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Thursday, August 14, 2014

A Hard Day's Life

Not Linear but Disruptive

My Dad died, a victim of Alzheimer’s as did his Dad before that. Both lived well into their 90s. I have wondered all these years if the same thing would happen to me. I’m not sure I am condemned to Alzheimer’s; what I do know is I keep meticulous records about everything that happens in my life. I am a journalist and a journalism teacher, so I have notes…some old-style, on pen and paper, though increasingly on laptops and phones.

But that’s a digression. What I want to share is a concern that Alzheimer’s is a little understood condition. I refuse to call it a disease because there is simply no treatment. My intuitive grasp of the condition is it means you have no shared memories and therefore no friends or relatives. As such, the Alzheimer’s patient is denied nostalgia.

I am a huge fan of nostalgia and my life has been spent tracking and befriending people I knew as a child and beyond. So the initial rush was fine…we met or conversed on email and various other social media platforms…and I, for one, was delighted. In many cases, we even had several occasions to meet personally. Then reality set in…after the initial rush, the connect fizzled. Nostalgia is like a third-world currency…it fades soon enough.

After all these years, when I made it a mission to get in touch with old friends, I have come to realize a drink and dinner is great fun with people from the past…there is really nothing beyond that. So you share the old school tie, the shared neighborhood and the pranks and some old stories that can be told once, maybe twice. Beyond that, there is no connect…everyone has their own lives

So fine, nostalgia can only go far. But it’s made me think…when I was born in Surat, then lived on Juhu Beach, Warden Road, Byculla Bridge, Ahmadabad, Baroda, Athens, Cincinnati, Chicago and then finally Delhi…all these lives I have tried to understand as seamless…a temporal progression…as in the history books we were taught in schools. Perhaps they weren't.

I now have come to understand that continuum is simply a timeline construct put on our lives. Fact is in Surat, Bombay, Ahmadabad, Baroda, Athens, Cincinnati, Chicago, I lived in different worlds. Increasingly, I am beginning to challenge the connective geometry of space and time. In the end, these phases of my life may not be a natural progression. These experiences are not unified in a single historical narrative; that life may be an agglomerate of experiences that have nothing to do with each other and that you are the only common factor.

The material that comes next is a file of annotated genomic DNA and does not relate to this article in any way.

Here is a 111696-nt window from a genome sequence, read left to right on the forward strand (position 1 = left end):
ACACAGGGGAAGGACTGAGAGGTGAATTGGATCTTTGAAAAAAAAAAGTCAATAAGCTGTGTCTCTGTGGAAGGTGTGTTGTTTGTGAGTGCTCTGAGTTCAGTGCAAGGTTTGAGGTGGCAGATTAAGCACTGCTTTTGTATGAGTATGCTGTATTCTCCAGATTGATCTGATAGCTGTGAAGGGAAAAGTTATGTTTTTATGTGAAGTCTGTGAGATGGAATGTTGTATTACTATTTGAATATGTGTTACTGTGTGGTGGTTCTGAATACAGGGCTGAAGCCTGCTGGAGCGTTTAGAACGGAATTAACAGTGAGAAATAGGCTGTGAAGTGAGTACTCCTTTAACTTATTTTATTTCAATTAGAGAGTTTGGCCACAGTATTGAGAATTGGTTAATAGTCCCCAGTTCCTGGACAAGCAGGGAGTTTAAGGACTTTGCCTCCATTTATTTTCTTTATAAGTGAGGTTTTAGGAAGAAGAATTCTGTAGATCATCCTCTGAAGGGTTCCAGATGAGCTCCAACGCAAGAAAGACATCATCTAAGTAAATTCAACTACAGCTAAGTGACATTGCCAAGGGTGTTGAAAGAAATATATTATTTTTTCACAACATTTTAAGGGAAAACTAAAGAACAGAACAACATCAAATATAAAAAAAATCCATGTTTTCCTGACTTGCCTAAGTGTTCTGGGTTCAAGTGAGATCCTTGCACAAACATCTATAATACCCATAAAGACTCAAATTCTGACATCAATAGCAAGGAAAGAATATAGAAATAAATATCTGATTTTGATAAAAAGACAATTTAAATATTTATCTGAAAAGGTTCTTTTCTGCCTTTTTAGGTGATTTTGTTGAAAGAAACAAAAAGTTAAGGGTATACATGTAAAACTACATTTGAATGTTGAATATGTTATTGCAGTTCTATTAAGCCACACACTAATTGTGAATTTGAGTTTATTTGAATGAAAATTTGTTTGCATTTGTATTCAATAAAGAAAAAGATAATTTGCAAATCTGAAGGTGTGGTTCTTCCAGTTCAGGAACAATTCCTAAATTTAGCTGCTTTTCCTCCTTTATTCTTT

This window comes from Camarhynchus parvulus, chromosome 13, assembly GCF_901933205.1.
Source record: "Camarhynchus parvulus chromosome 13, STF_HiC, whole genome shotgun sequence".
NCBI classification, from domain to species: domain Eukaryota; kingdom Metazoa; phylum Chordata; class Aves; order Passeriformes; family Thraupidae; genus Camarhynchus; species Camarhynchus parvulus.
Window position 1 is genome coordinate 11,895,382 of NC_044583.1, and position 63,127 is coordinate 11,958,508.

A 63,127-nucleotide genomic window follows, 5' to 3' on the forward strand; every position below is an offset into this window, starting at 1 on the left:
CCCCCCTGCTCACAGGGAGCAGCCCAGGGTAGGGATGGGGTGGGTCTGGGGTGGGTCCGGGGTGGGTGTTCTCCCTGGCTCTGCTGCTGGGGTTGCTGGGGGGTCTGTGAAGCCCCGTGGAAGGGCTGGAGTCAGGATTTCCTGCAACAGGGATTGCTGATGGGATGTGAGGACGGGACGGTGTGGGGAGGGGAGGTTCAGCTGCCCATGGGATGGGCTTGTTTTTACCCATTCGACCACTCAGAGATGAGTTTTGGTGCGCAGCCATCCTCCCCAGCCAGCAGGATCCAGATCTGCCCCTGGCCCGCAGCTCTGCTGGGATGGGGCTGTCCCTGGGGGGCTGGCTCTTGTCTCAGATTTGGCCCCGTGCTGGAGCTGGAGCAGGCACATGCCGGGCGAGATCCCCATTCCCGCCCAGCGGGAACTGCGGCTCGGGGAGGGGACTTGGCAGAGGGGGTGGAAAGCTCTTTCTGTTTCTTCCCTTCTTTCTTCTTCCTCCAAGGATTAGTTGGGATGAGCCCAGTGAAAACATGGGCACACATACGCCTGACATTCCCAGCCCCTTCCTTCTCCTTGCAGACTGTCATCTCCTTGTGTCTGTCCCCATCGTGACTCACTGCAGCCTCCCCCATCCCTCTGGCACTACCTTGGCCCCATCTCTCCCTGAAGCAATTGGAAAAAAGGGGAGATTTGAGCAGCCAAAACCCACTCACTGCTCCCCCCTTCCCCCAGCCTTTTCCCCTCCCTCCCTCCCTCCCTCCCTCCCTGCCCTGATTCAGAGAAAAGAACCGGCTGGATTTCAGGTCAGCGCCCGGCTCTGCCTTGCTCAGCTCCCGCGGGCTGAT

Changes that take place in a human life, both internally and externally, are huge. I. for one, seem to have nothing in common with the four-year-old growing up on Juhu Beach. As such, our lives are really not a smooth progression from birth to death.

Not to get too esoteric, the point I want to make is all of us have disjointed lives, especially those who have the chance for mobility. I can remember going to a village in Gujarat with my friend from Chicago. What was most interesting he met a friend in the bazaar, who ran a kiosk and offered us a free Coke. This is someone he grew up with; my friend went on to become an influential doctor in Chicago but his buddy, like his family before him, still ran a small shop…the past (my friend’s) running into the present (his friend’s); different as night and day; today and yesterday.

I am no philosopher but I am increasingly convinced that work needs to be done to question, if not challenge, the assumption that individual lives are a serial progression from birth to death. My life from the 1950s onward has changed so dramatically, it takes old songs, movies and photographs to make it hold together.

The idea that it is a single life, a single person that journeys from birth to death is worth questioning. The links between the various phases are man-made; there is continuity in empirical terms. Just looking at my own experiences, I can see that a linear framework does not adequately describe my life.

In the decades I have lived on this planet, I have seen changes from where I wrote on a slate with chalk to a holder dipped in ink to a fountain pen to a ballpoint pen to a typewriter to a computer to a phone; from 78 rpm records on a crank-operated record player to an Ipod; from copious “hard copy” files to cloud storage.  The changes are disruptive in the sense they presaged completely new ways of doing things.

Disruptive defines, in my mind, the new understanding of my life. Everything changes…you can say it was thus in the 1950s, 1960s et al. Aside of my own memories, I find no connect between the guy who ran around on the beach and the guy who shivered in the Chicago cold and the guy who now battles life in Delhi.